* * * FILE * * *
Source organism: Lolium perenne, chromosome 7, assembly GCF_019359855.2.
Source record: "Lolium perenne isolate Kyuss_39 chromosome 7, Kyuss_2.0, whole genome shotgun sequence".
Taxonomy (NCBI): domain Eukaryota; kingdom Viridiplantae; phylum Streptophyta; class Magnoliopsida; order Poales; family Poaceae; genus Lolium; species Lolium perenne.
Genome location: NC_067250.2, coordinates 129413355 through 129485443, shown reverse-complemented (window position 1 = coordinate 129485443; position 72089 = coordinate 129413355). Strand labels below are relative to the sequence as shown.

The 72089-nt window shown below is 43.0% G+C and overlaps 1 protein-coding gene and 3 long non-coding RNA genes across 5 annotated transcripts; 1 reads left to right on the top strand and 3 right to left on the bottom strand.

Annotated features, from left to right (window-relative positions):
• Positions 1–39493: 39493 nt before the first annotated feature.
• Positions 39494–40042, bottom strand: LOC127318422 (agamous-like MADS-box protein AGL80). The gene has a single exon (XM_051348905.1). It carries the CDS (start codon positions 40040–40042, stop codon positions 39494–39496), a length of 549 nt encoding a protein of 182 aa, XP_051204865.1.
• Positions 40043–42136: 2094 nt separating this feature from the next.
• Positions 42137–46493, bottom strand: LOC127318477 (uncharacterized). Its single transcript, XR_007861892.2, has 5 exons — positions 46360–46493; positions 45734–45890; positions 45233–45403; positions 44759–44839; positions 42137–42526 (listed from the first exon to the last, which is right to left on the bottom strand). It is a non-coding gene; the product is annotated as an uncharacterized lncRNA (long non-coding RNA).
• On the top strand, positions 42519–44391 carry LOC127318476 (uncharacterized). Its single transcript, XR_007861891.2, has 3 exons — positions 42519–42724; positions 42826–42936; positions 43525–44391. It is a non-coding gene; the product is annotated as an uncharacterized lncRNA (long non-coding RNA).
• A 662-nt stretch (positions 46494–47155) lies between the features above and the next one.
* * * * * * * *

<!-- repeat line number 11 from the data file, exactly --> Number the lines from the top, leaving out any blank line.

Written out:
• On the top strand, positions 42519–44391 carry LOC127318476 (uncharacterized). Its single transcript, XR_007861891.2, has 3 exons — positions 42519–42724; positions 42826–42936; positions 43525–44391. It is a non-coding gene; the product is annotated as an uncharacterized lncRNA (long non-coding RNA).